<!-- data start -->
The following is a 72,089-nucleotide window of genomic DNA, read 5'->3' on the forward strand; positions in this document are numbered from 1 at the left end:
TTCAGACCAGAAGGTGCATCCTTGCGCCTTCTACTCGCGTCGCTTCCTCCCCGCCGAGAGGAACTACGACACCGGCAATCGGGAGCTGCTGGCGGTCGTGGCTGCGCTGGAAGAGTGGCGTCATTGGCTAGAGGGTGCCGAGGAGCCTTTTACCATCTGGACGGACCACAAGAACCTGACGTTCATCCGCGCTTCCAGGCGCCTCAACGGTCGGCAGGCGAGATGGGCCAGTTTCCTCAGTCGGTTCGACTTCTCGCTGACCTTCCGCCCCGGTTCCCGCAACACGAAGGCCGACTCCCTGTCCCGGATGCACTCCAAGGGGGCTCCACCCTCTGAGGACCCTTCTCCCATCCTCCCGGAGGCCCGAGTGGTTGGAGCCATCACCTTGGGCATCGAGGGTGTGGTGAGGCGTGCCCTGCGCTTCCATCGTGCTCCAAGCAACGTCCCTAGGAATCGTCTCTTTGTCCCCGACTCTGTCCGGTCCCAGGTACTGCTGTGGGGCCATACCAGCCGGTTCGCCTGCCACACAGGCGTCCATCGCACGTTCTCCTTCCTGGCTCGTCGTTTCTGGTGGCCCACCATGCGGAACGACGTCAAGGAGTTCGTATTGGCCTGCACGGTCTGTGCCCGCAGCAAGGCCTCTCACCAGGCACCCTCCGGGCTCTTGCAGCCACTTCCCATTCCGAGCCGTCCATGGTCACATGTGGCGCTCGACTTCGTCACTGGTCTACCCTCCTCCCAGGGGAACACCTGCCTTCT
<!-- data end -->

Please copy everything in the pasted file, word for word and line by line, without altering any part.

The following is a 72,089-nucleotide window of genomic DNA, read 5'->3' on the forward strand; positions in this document are numbered from 1 at the left end:
TTCAGACCAGAAGGTGCATCCTTGCGCCTTCTACTCGCGTCGCTTCCTCCCCGCCGAGAGGAACTACGACACCGGCAATCGGGAGCTGCTGGCGGTCGTGGCTGCGCTGGAAGAGTGGCGTCATTGGCTAGAGGGTGCCGAGGAGCCTTTTACCATCTGGACGGACCACAAGAACCTGACGTTCATCCGCGCTTCCAGGCGCCTCAACGGTCGGCAGGCGAGATGGGCCAGTTTCCTCAGTCGGTTCGACTTCTCGCTGACCTTCCGCCCCGGTTCCCGCAACACGAAGGCCGACTCCCTGTCCCGGATGCACTCCAAGGGGGCTCCACCCTCTGAGGACCCTTCTCCCATCCTCCCGGAGGCCCGAGTGGTTGGAGCCATCACCTTGGGCATCGAGGGTGTGGTGAGGCGTGCCCTGCGCTTCCATCGTGCTCCAAGCAACGTCCCTAGGAATCGTCTCTTTGTCCCCGACTCTGTCCGGTCCCAGGTACTGCTGTGGGGCCATACCAGCCGGTTCGCCTGCCACACAGGCGTCCATCGCACGTTCTCCTTCCTGGCTCGTCGTTTCTGGTGGCCCACCATGCGGAACGACGTCAAGGAGTTCGTATTGGCCTGCACGGTCTGTGCCCGCAGCAAGGCCTCTCACCAGGCACCCTCCGGGCTCTTGCAGCCACTTCCCATTCCGAGCCGTCCATGGTCACATGTGGCGCTCGACTTCGTCACTGGTCTACCCTCCTCCCAGGGGAACACCTGCCTTCT